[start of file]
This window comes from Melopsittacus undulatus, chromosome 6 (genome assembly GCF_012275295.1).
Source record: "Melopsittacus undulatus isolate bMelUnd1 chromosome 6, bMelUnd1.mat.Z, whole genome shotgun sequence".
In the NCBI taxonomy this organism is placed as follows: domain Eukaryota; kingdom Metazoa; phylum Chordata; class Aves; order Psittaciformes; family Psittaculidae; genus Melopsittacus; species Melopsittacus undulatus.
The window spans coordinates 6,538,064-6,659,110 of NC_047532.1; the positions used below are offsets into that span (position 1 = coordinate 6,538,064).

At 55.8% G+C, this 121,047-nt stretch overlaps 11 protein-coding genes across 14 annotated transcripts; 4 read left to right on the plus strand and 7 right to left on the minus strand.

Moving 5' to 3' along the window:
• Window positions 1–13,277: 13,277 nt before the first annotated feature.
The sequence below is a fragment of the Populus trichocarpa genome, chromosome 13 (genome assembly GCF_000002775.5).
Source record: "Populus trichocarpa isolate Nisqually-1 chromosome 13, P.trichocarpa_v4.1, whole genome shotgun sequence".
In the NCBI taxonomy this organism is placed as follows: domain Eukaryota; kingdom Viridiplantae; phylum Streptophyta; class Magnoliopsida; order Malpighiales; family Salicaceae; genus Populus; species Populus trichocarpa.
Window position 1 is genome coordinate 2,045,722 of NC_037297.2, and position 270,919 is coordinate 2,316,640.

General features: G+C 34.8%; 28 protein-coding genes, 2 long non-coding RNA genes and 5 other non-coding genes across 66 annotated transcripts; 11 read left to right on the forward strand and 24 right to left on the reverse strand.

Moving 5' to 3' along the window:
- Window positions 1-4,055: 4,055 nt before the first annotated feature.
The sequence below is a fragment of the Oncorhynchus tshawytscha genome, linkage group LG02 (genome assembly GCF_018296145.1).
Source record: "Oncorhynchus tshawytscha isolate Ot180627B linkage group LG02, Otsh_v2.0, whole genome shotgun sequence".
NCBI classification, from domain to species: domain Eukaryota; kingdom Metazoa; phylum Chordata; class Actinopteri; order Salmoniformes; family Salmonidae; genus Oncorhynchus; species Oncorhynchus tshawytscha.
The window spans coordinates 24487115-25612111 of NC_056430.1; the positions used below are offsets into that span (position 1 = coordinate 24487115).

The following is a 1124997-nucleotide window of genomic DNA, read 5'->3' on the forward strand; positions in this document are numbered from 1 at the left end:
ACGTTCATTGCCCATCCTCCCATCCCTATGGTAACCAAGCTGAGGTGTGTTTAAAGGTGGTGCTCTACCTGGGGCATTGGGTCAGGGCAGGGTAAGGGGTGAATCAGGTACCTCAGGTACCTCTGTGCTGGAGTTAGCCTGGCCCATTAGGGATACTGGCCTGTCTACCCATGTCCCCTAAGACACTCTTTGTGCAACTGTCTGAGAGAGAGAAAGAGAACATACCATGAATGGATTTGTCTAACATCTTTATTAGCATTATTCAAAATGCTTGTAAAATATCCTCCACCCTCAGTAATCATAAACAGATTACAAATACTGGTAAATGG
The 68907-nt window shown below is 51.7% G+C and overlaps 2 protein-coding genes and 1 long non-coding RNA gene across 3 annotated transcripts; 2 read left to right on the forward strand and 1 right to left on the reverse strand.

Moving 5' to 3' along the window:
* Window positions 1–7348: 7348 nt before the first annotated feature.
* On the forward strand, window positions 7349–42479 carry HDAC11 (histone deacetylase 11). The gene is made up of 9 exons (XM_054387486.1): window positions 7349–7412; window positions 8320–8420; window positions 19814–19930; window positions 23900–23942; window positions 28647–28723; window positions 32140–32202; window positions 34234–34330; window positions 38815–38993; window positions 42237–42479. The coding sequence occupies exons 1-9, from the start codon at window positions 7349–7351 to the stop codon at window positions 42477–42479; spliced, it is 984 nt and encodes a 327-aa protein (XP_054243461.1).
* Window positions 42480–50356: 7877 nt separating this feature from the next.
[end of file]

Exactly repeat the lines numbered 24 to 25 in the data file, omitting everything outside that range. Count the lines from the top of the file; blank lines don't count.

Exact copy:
* On the forward strand, window positions 7349–42479 carry HDAC11 (histone deacetylase 11). The gene is made up of 9 exons (XM_054387486.1): window positions 7349–7412; window positions 8320–8420; window positions 19814–19930; window positions 23900–23942; window positions 28647–28723; window positions 32140–32202; window positions 34234–34330; window positions 38815–38993; window positions 42237–42479. The coding sequence occupies exons 1-9, from the start codon at window positions 7349–7351 to the stop codon at window positions 42477–42479; spliced, it is 984 nt and encodes a 327-aa protein (XP_054243461.1).
* Window positions 42480–50356: 7877 nt separating this feature from the next.